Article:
Thousands flooded streets and squares in the Arab Spring of 2011, and dictators fell. But true revolution never came, or has been thwarted since.
University of Illinois sociology professor Asef Bayat, in a new book, argues that activists never thought out or planned for true revolution – at least not the 20th-century kind, as in Russia 100 years ago or Iran and Nicaragua six decades later. Not the kind that brings radical change to the government and often society as well.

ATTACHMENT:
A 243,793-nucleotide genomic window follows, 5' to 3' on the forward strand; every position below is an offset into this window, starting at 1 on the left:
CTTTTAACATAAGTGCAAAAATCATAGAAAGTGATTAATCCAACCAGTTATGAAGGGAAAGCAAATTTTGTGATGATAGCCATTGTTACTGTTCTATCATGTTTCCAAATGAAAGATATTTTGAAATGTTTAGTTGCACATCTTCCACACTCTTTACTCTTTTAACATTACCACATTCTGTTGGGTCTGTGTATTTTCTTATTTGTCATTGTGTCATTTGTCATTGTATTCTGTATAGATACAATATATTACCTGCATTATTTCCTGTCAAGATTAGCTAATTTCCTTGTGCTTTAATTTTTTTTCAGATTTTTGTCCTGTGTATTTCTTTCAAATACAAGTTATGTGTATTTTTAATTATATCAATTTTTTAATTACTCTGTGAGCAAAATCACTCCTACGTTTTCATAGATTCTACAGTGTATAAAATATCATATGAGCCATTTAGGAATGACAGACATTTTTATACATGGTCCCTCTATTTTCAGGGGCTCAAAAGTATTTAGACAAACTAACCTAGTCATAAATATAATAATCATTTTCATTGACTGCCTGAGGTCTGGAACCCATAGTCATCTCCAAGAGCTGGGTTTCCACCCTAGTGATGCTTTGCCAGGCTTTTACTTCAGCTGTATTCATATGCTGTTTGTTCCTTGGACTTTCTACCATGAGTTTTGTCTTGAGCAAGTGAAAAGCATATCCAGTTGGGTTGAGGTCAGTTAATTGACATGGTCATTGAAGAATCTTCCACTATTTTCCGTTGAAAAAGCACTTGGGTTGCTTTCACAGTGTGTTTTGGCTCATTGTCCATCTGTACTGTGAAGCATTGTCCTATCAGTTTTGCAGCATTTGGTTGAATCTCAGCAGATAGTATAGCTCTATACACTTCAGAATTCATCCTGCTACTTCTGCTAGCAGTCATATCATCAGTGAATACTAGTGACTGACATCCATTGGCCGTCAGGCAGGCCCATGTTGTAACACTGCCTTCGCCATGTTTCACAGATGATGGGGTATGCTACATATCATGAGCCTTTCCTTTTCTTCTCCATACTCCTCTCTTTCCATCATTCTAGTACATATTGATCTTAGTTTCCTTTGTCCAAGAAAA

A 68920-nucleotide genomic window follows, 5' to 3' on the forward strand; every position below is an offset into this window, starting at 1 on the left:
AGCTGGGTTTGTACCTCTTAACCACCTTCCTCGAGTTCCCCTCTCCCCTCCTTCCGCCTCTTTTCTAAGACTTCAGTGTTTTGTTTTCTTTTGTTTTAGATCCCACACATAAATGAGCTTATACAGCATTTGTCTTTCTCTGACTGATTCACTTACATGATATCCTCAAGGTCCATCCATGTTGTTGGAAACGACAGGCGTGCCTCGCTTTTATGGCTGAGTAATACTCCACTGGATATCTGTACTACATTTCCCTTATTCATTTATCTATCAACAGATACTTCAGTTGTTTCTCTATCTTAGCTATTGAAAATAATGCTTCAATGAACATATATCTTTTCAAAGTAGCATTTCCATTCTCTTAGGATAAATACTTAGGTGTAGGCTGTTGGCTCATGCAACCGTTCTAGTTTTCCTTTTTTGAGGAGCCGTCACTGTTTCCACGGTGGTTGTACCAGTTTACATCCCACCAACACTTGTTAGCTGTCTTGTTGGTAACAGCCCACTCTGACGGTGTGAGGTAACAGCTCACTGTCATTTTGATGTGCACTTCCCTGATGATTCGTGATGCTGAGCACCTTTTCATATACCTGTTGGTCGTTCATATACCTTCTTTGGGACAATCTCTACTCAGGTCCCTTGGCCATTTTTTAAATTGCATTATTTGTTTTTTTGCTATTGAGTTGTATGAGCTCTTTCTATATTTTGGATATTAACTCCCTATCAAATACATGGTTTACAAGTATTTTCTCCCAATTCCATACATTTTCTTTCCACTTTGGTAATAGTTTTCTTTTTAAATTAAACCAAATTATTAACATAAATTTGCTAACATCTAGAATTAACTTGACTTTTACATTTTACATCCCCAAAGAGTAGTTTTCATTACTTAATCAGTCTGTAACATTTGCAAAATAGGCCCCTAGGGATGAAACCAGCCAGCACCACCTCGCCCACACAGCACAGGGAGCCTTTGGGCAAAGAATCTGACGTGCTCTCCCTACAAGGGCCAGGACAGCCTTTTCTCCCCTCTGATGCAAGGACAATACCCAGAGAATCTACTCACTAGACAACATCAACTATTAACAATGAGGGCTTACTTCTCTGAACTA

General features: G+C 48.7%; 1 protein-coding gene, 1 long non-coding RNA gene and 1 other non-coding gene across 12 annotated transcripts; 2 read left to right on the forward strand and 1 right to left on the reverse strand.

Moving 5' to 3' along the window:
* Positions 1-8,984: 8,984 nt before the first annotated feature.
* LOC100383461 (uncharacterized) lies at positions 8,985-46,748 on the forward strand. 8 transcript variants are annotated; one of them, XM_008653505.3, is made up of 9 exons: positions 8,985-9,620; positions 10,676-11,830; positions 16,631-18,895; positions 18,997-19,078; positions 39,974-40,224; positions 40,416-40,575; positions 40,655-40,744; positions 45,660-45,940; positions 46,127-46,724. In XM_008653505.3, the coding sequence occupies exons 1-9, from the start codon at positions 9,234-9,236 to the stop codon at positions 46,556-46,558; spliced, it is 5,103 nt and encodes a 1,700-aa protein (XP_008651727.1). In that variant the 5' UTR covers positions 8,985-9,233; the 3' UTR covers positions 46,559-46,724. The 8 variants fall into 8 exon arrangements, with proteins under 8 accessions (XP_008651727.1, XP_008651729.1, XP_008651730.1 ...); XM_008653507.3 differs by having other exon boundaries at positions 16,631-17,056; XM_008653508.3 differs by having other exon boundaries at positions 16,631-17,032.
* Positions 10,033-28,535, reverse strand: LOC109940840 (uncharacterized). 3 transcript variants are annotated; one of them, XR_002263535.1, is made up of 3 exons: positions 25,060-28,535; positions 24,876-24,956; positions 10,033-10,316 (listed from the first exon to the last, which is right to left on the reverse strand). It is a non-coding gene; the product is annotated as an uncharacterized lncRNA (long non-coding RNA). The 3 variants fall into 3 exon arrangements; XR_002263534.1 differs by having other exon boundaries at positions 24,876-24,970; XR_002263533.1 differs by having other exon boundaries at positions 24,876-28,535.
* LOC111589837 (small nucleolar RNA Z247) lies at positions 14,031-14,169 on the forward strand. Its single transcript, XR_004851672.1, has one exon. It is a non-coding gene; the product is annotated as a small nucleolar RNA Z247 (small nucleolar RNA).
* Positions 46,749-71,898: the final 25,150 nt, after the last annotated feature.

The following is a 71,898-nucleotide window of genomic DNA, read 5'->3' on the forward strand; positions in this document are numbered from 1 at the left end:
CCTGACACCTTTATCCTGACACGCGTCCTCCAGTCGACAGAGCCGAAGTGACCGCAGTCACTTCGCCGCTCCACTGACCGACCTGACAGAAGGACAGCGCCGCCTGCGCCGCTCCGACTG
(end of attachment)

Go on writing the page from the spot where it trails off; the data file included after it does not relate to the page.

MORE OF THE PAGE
“Revolution without Revolutionaries: Making Sense of the Arab Spring”focuses on Tunisia, where the uprisings began; Egypt, where they captured world attention, and Yemen, where they devolved into civil war. Bayat draws on extensive research in those countries and with the people involved there, also taking in the broader movement.